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Scheduling Effective Revision

Preparing a study timetable at the start of your revision process has become something of a cliché, with many people not bothering at all and others producing unrealistic or unhelpful schedules. In this Bite we look at two powerful concepts related to how you organise your revision- ‘Spaced Practice’ and ‘Interleaving’. We’ll also point you towards further advice on some of the practicalities of creating an effective revision timetable. 

Should I use a Revision Timetable?

Revision timetables – you either love them or you hate them. If you’re already a fan, that’s great, but there are always new tips we can learn to make our plans even more effective. If you fall more into the ‘hate them’ camp, then our task is to persuade you that at the very least you need to be giving some thought to how you structure your revisionIt’s not simply a case of ensuring you cover all the necessary material – as we’ll explain below, there’s growing evidence that the way you structure your revision can actually radically affect how effective that revision will turn out to be. 

Having some kind of plan:

  • Puts you in control of the revision process;
  • Ensures that you cover all the necessary material before the exam(s);
  • Allows you to weight the amount of study you do on individual topics according to need;
  • Helps you to incorporate proven effective approaches into your revision;
  • Allows you to accommodate and cope with emergencies, unexpected delays and changes of plan.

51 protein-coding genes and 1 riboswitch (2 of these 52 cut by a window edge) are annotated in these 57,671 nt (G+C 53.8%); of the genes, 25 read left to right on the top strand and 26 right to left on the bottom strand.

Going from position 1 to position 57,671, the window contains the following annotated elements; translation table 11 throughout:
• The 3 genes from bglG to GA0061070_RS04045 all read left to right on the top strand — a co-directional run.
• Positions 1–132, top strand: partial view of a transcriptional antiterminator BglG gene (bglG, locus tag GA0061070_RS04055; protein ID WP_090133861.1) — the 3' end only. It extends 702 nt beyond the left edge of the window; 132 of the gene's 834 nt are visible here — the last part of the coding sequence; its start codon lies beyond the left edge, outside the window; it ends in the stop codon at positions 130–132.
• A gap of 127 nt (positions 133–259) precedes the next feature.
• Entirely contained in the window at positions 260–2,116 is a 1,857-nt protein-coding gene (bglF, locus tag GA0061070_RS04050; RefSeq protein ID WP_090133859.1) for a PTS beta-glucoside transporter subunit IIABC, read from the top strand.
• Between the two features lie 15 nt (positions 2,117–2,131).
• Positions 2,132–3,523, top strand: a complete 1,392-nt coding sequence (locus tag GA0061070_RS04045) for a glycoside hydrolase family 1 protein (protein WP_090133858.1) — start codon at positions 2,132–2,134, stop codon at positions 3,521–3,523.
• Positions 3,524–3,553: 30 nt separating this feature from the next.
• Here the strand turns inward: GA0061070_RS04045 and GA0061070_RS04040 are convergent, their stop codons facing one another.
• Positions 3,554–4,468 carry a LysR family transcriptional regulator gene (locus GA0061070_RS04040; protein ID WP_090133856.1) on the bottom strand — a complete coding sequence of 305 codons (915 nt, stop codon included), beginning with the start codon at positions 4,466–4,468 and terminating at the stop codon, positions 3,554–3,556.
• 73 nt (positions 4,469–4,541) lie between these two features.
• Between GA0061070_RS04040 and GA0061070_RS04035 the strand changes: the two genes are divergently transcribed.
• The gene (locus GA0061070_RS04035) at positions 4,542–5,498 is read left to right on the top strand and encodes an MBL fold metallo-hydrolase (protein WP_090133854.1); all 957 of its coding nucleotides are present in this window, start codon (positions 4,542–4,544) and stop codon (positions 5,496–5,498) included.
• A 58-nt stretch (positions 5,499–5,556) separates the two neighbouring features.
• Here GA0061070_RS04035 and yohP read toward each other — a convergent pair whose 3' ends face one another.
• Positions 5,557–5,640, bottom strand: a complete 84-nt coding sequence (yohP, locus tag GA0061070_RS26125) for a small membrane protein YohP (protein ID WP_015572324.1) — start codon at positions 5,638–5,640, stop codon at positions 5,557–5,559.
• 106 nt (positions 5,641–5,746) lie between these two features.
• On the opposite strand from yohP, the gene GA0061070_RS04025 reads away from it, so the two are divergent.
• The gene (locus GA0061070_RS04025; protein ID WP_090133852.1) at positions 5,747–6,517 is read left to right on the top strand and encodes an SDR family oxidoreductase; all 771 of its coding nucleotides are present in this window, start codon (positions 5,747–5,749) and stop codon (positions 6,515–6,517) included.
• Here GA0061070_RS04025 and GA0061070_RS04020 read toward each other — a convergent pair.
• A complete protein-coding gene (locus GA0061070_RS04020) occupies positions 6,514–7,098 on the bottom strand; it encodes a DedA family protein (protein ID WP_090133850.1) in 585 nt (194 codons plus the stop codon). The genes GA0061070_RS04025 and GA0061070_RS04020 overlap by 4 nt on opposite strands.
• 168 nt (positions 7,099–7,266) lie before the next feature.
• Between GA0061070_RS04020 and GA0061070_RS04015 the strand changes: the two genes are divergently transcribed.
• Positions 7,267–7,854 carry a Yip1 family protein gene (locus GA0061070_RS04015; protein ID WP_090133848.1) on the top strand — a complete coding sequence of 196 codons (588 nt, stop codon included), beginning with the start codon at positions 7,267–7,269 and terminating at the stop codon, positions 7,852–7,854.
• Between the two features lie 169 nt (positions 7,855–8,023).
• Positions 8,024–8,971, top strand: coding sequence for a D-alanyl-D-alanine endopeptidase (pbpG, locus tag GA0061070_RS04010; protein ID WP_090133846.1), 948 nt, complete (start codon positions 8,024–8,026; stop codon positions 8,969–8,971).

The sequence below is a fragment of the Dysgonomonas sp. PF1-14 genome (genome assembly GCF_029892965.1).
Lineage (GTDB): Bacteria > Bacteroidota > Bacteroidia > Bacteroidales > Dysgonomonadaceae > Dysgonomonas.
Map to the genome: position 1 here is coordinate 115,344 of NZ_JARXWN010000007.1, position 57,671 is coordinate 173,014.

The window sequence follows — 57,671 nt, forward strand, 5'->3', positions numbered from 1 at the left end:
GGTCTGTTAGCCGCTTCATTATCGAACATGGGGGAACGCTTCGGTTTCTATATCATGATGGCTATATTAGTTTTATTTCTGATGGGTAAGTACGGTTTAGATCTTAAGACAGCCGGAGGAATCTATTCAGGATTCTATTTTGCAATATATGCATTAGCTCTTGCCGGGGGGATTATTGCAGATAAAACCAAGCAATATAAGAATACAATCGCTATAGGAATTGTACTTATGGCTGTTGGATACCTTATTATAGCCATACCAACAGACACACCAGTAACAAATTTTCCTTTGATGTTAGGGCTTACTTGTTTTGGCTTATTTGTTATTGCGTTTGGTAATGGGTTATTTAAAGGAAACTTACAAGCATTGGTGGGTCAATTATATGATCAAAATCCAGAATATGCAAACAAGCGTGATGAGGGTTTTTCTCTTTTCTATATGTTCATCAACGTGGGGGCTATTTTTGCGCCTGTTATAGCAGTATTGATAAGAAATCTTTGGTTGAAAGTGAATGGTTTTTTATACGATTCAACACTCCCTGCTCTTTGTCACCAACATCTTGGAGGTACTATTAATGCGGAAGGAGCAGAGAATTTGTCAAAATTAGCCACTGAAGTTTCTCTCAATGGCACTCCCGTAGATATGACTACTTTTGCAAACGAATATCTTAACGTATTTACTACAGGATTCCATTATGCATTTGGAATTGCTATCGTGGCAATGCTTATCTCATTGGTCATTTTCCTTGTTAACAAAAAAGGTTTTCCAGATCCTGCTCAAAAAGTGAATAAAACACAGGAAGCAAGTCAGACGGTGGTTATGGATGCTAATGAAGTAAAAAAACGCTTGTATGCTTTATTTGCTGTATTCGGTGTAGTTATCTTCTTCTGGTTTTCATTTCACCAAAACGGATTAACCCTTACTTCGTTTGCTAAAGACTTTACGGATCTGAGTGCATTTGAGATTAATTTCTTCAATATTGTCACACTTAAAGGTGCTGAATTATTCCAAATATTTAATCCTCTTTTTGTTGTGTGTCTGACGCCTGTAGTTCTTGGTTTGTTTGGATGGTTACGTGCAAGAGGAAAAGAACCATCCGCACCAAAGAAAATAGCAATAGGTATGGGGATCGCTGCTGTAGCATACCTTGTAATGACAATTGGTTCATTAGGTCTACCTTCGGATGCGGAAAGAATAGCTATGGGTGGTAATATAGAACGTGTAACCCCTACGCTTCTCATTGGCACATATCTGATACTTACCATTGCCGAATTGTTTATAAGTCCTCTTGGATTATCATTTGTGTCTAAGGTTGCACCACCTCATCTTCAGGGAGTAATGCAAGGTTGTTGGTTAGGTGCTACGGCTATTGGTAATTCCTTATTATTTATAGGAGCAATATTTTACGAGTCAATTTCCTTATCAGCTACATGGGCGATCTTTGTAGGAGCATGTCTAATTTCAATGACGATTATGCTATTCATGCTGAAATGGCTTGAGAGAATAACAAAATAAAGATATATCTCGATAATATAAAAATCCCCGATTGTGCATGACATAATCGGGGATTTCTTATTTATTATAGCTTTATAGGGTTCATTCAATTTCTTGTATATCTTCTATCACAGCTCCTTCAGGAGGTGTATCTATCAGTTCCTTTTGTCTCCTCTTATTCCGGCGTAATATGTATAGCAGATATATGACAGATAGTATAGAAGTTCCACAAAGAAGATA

You can find all sorts of practical advice on organising your revision in our sister resource, Exam Bites. Here in Revision Bites we’d like to focus on two important concepts that make planning your revision an indispensable activity: Spaced Practice and Interleaving

The importance of ‘Spaced Practice’

Spaced Practice is one of those concepts that sounds obvious but that in practice is sometimes ignored. Research has shown that you gain more benefit from studying a topic if you break that study over a period of time rather than cramming it all in to the same amount of time in one go. You can read more about the basic concept here. One advantage of this approach is that it lends itself particularly well to Recall or Retrieval activities – read about why these activities are so beneficial in ‘Revision Bite – Building Recall’. So when you’re planning your revision, you should aim to allow for several shorter sessions on a particular topic, spread over a number of days or weeks (the longer the better), rather than one long session where you ‘blitz’ that topic.


Interleaving goes hand in hand with the idea of spaced practice. It simply means switching topics or subjects you are studying so that you don’t spend too long on any one thing in a single sitting. Research suggests that this kind of interleaving approach is beneficial when we study and leads to better and deeper learning than trying to take in topics in big chunks. Having some sort of revision timetable will allow you to reap the benefits of this approach to studying. Link to PDF from THE LEARNING SCIENTISTSInterleaving


Further advice:

For advice on some of the practicalities of getting organised, avoiding procrastination and timetabling your revision, go to Exam Bites 1

Read what The Learning Scientists have to say about Spaced Practice and Interleaving

Check out this video produced by a final year medical student where he discusses Spaced Practice and offers some practical tips on how to incorporate them into your routine.